India women cricketers have played just five Test matches in the last 10 years, three of them in 2006 when the Board of Control for Cricket in India (BCCI) took over the reins.
With the BCCI’s promises of giving a push to women’s cricket remaining unfulfilled, players are dejected at not getting adequate exposure to Test matches. “The BCCI has been doing its best for women’s cricket in terms of finances, sponsorship and facilities but is unable to give adequate Test exposure to the women cricketers,” a senior Mumbai cricketer told HT on Friday.
“We have been doing well in the longer version of the game in domestic matches, but are not getting the chance to showcase our skills at the international level,” she said.
The India women played two Tests against England in 2006 with the first game ending in a draw and the visitors winning the second by five wickets. They also played one against Australia the same year. Thereafter, they won one-off Tests against South Africa at Mysore in 2014 and England at Wormsley the same year.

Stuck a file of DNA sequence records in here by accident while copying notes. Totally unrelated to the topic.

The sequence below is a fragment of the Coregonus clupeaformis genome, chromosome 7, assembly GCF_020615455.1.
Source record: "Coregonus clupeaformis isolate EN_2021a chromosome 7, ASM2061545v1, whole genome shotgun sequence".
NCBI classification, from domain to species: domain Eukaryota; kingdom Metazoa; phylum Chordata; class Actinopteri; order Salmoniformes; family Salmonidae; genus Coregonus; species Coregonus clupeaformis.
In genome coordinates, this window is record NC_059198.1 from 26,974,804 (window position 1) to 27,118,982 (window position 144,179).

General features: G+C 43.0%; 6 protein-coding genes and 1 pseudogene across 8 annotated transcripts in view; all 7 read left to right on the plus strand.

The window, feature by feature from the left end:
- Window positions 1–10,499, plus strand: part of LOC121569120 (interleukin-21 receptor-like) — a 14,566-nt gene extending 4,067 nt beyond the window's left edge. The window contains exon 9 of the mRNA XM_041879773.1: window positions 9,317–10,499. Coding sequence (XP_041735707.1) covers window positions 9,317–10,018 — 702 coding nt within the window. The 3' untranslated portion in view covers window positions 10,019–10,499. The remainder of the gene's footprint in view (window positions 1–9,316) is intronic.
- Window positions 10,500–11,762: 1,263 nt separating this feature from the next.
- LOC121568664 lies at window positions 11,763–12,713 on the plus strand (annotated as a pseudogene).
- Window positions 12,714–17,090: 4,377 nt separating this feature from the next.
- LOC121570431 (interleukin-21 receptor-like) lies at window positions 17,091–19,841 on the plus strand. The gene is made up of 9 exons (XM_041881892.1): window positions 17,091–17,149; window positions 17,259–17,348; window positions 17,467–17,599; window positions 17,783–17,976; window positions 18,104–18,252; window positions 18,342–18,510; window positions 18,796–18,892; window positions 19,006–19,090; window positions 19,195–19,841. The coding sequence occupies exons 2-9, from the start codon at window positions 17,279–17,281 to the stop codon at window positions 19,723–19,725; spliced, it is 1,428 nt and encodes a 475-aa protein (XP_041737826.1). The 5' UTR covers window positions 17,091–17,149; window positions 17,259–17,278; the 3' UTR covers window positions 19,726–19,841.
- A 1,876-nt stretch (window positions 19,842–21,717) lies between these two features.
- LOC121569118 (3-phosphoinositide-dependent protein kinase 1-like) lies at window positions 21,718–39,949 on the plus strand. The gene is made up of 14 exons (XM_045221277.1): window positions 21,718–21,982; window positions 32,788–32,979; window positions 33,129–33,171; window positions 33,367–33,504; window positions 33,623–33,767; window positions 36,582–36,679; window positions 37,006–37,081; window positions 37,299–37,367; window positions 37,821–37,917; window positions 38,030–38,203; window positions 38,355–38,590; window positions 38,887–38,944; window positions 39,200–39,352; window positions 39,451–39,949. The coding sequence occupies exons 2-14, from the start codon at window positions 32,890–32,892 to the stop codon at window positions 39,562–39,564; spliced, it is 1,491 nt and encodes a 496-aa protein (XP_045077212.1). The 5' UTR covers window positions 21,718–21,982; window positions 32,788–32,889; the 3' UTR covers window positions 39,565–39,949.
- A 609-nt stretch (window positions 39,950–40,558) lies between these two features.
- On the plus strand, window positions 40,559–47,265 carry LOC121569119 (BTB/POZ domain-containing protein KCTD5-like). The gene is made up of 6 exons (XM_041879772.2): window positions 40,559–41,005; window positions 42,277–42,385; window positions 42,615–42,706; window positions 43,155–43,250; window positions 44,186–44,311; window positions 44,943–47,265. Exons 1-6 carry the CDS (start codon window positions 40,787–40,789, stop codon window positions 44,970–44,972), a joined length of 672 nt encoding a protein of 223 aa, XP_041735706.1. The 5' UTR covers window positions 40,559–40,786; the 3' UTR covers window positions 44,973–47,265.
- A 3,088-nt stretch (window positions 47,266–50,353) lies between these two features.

“Most of the other countries, especially Australia and England, are playing adequate number of Test matches and their boards are supporting women cricketers. I don’t understand why the BCCI is hesitant to give Test match exposure to its women cricketers,” said a senior cricketer, who is here for the Plate group matches of the women’s Twenty20.
Former India offie Neetu David praised the BCCI for raising the standard of women’s cricket in the last four years but stressed that regular exposure to Tests was a must. “The longer version is the soul of the game. If you aren’t perfect at that, you are missing something very important,” said Neetu. “I wondered why we weren’t getting exposure.” Neetu played just 10 Tests in her 13-year international career since 1995. “Women cricketers were given central contracts recently. I believe such a scheme would encourage more girls to join the game.”
Senior BCCI official Rajeev Shukla admitted that though the development of women’s cricket has been gradual, it has expanded in the last few years. “A new league has started and the Board is doing its best to give adequate exposure to women cricketers and soon there would be more positive changes for them,” said Shukla.